Do You Know the Sales Tax Rules for the States in Your Supply Chain? If Not, It Could Be Costly. Some states are aggressively collecting sales tax as a way to raise funds.
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Retailers that operate in multiple tax jurisdictions across the U.S. are facing an increasingly complex and onerous landscape. While once they were able to trust customers to settle their own sales tax bill, the Supreme Court's decision in Wayfair vs. South Dakota now forces merchants to account for and collect the tax on every transaction, a bookkeeping nightmare for small businesses.
But, as if that isn't difficult enough, these retailers face the added burden of monitoring nexus -- or (sometimes fleeting) business ties -- in multiple jurisdictions to assure compliance with increasingly stringent sales tax laws for increasingly aggressive tax collectors.
Whether to bolster sagging income tax dollars due to the Tax Reform and Jobs Creation Act of 2018, or to fund soaring infrastructure and social services costs, many states are taking the most expansive view possible on defining nexus in order to drive tax collections.
Further complicating matters is the increasing complexity of supply chains, in which an item can pass through facilities in numerous cities in the long journey from manufacturer to end user. Retailers who typically don't watch every link in that chain may well find out details the hard way -- in the form of a tax bill.
The most extreme examples are Ohio and Washington state. Particularly if a business orders goods through Amazon or another major multistate seller, it's highly likely that some semblance of business will wind through one of these states. If you're unaware and haven't settled up promptly, you could be hit with penalties and interest, reaching back as much as 10 years for non-filers or three years for filers. If you have not filed, no statute of limitations stands in the way, and states are able to access records from major sellers.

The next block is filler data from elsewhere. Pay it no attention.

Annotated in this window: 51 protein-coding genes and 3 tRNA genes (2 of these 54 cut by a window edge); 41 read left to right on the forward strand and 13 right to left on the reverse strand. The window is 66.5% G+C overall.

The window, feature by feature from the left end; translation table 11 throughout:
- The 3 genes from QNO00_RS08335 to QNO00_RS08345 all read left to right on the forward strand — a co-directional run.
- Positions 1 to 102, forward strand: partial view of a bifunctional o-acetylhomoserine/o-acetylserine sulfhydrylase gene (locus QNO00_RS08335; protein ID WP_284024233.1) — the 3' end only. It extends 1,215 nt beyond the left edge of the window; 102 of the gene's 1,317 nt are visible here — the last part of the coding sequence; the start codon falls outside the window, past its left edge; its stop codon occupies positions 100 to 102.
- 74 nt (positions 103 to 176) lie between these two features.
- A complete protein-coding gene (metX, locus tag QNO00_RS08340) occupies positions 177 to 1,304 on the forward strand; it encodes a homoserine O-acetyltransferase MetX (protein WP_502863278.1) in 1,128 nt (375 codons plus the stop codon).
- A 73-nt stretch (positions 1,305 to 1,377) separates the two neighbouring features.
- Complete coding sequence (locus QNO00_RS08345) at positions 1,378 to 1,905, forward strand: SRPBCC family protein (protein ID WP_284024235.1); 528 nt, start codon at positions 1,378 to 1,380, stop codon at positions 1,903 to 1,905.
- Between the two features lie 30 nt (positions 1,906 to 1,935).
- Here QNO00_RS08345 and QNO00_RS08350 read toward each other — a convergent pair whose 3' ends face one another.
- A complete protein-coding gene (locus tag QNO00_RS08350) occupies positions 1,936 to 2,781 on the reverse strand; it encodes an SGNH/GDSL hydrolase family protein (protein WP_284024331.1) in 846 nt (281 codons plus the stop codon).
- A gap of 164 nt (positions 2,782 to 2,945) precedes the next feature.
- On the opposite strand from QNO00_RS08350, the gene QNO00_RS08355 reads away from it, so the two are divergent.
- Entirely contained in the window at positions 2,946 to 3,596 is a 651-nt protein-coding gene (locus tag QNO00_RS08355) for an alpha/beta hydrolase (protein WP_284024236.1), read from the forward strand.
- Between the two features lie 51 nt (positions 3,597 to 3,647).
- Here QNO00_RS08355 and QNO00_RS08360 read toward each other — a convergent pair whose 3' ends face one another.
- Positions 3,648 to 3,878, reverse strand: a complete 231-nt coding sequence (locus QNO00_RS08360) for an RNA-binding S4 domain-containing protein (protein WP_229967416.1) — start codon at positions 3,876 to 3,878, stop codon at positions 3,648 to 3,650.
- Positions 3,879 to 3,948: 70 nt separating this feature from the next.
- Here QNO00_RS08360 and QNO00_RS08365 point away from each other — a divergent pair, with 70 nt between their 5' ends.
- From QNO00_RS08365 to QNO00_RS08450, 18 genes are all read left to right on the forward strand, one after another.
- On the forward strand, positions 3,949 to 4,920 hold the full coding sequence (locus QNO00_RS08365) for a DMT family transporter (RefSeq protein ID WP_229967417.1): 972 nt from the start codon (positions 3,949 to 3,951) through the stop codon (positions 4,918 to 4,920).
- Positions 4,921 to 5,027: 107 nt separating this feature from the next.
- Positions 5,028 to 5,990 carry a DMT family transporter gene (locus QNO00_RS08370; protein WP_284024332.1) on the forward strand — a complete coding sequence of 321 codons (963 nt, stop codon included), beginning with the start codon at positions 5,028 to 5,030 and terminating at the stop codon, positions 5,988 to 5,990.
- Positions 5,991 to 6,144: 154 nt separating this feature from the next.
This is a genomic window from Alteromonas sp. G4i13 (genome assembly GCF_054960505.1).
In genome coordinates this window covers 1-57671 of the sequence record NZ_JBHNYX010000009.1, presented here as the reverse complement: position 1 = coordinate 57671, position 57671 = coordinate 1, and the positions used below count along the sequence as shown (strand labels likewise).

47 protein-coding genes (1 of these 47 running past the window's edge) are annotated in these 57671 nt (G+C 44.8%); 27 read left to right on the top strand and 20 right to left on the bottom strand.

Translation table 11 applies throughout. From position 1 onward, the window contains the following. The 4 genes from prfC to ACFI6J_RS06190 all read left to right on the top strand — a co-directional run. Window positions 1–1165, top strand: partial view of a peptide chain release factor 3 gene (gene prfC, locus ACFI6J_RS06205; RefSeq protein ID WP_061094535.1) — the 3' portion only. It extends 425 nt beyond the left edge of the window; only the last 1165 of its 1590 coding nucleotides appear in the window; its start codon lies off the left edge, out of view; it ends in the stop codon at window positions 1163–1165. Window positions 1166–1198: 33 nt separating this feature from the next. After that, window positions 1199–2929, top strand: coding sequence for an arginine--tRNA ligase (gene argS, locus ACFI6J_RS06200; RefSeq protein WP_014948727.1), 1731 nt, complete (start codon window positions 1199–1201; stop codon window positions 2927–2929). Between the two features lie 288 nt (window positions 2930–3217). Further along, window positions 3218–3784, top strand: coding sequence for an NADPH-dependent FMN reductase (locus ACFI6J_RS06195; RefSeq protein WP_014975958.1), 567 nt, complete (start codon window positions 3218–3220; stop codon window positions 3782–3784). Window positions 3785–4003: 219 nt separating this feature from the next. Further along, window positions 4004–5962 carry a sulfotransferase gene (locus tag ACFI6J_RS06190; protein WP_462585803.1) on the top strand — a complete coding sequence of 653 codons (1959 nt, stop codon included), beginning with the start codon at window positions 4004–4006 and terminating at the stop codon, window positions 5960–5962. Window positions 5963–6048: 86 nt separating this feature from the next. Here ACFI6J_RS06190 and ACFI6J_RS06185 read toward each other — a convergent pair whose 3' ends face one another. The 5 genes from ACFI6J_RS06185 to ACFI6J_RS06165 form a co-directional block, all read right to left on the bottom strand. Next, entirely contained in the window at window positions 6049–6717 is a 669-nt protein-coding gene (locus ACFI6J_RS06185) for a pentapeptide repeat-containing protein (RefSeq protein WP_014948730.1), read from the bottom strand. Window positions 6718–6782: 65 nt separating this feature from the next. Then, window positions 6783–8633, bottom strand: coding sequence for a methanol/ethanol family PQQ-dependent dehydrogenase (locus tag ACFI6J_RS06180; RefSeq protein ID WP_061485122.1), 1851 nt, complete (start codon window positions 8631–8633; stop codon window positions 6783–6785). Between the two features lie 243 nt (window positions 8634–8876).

The taxes are not only due on transactions in a particular state, but on overall receipts from one's own ecommerce site, plus business and occupation excise tax on gross receipts. These taxes may be deducted from a Federal return but will not reduce state tax liability. Also, owners and officers can be held personally responsible for delinquencies.
International businesses of course face the same rules, regardless of whether they have facilities in these states. My firm recently assisted a New Zealand-based client that sells a food product through Amazon to register for sales tax and monitor their gross receipts in U.S.
In one extreme case, we worked with a client found to have just six dollars in inventory in Washington, that had to pay a six-figure sum in back taxes and penalties. The state assessed sales tax on all sales, back to 2006 (12 years), plus the retailer had to pay business and occupation tax.
The easiest way to avoid an excise/gross receipts nightmare is voluntary disclosure. If you identify a connection to Ohio or Washington, contact state authorities to file back taxes. Some states will allow voluntary filers to submit three years plus interest with no penalties. Others ask for four. Some states may also require you to share client information. Ohio is setting itself apart from other states in saying that gross receipts apply to any item that ships through the state, including goods from retailers such as Walmart, Macy's or Dress Barn. Most states allocate based on where product winds up, but Ohio doesn't.
This nuance puts small businesses in a difficult position as they don't have the ability to say no to those retailers. Our advice to clients is to keep in touch with their business partners to find out where and how their inventory is moving
Businesses selling merchandise on Amazon will not have the option of settlement via voluntary disclosure, however, since Washington state authorities will already have gross receipts data, shared via agreement with the world's largest online retailer. Paying everything due promptly up front will prevent assessment of penalties and interest.
The most important advice is not to leave anything to chance, or leave yourself at the mercy of tax collectors. Keeping up to date on all aspects of supply operations and of partners may seem onerous, but it is better than having to play catch-up later.